What can you do when the very ingredients that bind your community together are what put you on the FBI’s radar? This is the question that director Assia Boundaoui wrestles with in The Feeling of Being Watched.
Using her journalistic background, Boundaoui uncovers tens of thousands of pages of FBI documents that prove (not only to viewers but to her own community) that Boundaoui’s quiet Arab-American neighborhood outside Chicago was the subject of one of the largest counterterrorism investigations ever conducted in the U.S. before 9/11.
If Citizenfour concretized the scope of the surveillance state, The Feeling of Being Watched reminds us that, while surveillance is an issue for all Americans, certain communities are affected differently. What director Boundaoui shows us is how much courage it takes to stand up for your community for the long haul, to portray Muslim Americans as they are, complex individuals who practice freedom of religion in a country that’s deemed that freedom a gray area. We meet mothers who were visited by the FBI and get to know the children whose parents were targeted. Most importantly we see an Arab-American (and vastly Muslim) community reflected to and by itself. While Boundaoui asks her community to relive the most traumatic events in their lives, she also bravely puts herself and her family in front of the lens. Through their story the director builds a collective experience of this surveillance and its lasting impact.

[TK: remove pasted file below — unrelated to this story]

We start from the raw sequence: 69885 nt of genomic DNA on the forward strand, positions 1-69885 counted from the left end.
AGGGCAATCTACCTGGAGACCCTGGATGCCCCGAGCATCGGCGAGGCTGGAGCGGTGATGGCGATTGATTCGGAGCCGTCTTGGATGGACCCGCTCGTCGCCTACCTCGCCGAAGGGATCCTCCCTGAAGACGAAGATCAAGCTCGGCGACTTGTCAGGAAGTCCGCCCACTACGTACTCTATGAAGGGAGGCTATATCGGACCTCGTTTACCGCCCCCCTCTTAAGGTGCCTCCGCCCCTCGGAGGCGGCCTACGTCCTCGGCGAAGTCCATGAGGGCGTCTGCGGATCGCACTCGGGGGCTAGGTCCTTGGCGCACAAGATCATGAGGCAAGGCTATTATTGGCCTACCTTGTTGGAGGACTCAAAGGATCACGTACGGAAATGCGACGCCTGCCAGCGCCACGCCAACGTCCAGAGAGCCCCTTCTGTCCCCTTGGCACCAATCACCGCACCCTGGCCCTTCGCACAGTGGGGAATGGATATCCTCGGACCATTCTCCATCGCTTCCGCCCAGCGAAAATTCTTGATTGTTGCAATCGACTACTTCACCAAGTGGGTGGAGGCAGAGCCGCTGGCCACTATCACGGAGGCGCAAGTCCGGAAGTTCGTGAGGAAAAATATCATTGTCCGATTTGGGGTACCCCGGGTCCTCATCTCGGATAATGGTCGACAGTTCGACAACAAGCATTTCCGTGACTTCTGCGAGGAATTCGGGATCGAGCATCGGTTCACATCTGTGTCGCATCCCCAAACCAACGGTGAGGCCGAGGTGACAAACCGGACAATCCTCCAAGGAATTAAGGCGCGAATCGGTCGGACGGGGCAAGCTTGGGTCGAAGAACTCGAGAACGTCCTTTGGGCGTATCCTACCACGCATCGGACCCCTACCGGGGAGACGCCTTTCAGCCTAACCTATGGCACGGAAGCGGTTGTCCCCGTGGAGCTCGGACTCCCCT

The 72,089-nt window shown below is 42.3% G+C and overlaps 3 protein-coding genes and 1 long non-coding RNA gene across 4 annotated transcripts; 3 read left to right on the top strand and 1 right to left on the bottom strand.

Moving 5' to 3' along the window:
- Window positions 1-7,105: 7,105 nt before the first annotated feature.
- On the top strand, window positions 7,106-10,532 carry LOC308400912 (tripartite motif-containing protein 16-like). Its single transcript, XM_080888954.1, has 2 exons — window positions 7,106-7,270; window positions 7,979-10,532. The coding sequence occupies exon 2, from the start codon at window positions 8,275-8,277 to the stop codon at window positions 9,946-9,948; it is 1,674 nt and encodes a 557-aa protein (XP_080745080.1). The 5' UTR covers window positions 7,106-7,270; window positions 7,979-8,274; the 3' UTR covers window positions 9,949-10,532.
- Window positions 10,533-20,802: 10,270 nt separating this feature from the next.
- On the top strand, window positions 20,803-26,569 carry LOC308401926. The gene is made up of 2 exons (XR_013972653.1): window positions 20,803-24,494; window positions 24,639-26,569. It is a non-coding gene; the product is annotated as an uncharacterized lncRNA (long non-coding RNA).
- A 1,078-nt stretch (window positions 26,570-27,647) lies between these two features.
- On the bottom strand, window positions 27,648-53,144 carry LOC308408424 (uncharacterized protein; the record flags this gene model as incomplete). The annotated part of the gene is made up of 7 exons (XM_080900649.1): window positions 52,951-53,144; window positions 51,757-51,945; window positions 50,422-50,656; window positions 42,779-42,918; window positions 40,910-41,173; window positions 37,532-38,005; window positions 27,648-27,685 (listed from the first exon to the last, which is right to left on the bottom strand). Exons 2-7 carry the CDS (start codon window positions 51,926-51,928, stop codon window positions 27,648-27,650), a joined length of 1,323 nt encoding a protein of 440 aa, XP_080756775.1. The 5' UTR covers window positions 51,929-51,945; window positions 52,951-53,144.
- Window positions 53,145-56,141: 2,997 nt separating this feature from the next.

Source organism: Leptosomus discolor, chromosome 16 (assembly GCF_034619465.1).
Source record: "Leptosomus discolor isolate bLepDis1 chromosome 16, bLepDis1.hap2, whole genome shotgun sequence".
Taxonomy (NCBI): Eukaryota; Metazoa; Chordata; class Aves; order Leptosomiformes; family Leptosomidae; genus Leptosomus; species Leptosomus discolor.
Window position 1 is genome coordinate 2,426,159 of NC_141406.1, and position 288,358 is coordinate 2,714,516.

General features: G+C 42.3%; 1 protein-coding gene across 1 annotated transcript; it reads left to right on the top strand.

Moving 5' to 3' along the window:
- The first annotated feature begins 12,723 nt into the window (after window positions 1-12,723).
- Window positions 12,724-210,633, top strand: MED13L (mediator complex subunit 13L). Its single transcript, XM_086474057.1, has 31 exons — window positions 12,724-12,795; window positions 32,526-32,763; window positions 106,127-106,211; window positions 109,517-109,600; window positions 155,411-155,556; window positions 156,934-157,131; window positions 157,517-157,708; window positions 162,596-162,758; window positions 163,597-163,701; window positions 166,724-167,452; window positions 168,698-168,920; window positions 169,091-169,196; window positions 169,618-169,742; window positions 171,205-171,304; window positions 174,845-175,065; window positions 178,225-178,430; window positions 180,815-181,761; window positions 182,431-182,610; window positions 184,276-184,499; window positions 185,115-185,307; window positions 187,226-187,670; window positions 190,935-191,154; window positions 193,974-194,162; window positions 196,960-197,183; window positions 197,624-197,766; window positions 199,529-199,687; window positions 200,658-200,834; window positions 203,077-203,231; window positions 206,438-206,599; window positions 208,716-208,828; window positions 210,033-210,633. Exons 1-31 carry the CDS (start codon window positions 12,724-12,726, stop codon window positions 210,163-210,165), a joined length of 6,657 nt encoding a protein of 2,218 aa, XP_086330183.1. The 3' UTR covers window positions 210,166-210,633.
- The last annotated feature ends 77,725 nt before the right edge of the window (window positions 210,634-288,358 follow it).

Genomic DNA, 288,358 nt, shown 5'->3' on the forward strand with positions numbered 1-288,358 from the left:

Boundaoui successfully takes the surveillance state to task, bringing personal stories out into the open and shedding a light on one of the darker stains on American democracy.
The Feeling of Being Watched will be available on POV on 10/14/2019. Follow The Feeling of Being Watched on Facebook, Twitter, and the film’s website, and follow Assia Boundaoui on Facebook and Twitter.
Jannette Angelle Bivona is a San Francisco-based multidisciplinary film professional working across development, production, exhibition and criticism.